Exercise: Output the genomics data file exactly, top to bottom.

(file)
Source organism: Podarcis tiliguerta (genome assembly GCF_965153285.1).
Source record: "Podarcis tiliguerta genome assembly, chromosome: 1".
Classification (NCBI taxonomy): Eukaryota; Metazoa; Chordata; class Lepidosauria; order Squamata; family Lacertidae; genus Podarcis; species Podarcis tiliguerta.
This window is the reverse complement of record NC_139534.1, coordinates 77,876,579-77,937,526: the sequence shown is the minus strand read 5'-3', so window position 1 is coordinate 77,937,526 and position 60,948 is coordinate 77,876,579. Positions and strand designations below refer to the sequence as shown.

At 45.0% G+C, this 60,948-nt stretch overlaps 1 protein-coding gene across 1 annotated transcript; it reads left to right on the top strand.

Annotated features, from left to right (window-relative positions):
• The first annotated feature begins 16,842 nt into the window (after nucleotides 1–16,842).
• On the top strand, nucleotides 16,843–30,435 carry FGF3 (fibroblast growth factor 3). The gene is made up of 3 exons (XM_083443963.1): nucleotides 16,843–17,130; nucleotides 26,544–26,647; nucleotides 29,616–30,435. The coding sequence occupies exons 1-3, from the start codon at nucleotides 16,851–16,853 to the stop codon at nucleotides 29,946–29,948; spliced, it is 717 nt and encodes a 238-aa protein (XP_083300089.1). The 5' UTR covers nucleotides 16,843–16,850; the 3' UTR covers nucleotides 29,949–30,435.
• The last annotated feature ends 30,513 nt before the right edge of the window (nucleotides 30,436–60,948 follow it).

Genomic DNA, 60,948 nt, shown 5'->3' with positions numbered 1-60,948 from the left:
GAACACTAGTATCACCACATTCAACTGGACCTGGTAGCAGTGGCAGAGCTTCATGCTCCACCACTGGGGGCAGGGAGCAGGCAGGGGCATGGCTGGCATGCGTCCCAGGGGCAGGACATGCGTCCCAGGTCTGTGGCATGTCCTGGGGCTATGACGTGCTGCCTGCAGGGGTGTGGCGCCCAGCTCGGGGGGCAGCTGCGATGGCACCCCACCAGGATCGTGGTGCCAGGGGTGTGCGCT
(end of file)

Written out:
Source organism: Podarcis tiliguerta (genome assembly GCF_965153285.1).
Source record: "Podarcis tiliguerta genome assembly, chromosome: 1".
Classification (NCBI taxonomy): Eukaryota; Metazoa; Chordata; class Lepidosauria; order Squamata; family Lacertidae; genus Podarcis; species Podarcis tiliguerta.
This window is the reverse complement of record NC_139534.1, coordinates 77,876,579-77,937,526: the sequence shown is the minus strand read 5'-3', so window position 1 is coordinate 77,937,526 and position 60,948 is coordinate 77,876,579. Positions and strand designations below refer to the sequence as shown.

At 45.0% G+C, this 60,948-nt stretch overlaps 1 protein-coding gene across 1 annotated transcript; it reads left to right on the top strand.

Annotated features, from left to right (window-relative positions):
• The first annotated feature begins 16,842 nt into the window (after nucleotides 1–16,842).
• On the top strand, nucleotides 16,843–30,435 carry FGF3 (fibroblast growth factor 3). The gene is made up of 3 exons (XM_083443963.1): nucleotides 16,843–17,130; nucleotides 26,544–26,647; nucleotides 29,616–30,435. The coding sequence occupies exons 1-3, from the start codon at nucleotides 16,851–16,853 to the stop codon at nucleotides 29,946–29,948; spliced, it is 717 nt and encodes a 238-aa protein (XP_083300089.1). The 5' UTR covers nucleotides 16,843–16,850; the 3' UTR covers nucleotides 29,949–30,435.
• The last annotated feature ends 30,513 nt before the right edge of the window (nucleotides 30,436–60,948 follow it).

Genomic DNA, 60,948 nt, shown 5'->3' with positions numbered 1-60,948 from the left:
GAACACTAGTATCACCACATTCAACTGGACCTGGTAGCAGTGGCAGAGCTTCATGCTCCACCACTGGGGGCAGGGAGCAGGCAGGGGCATGGCTGGCATGCGTCCCAGGGGCAGGACATGCGTCCCAGGTCTGTGGCATGTCCTGGGGCTATGACGTGCTGCCTGCAGGGGTGTGGCGCCCAGCTCGGGGGGCAGCTGCGATGGCACCCCACCAGGATCGTGGTGCCAGGGGTGTGCGCT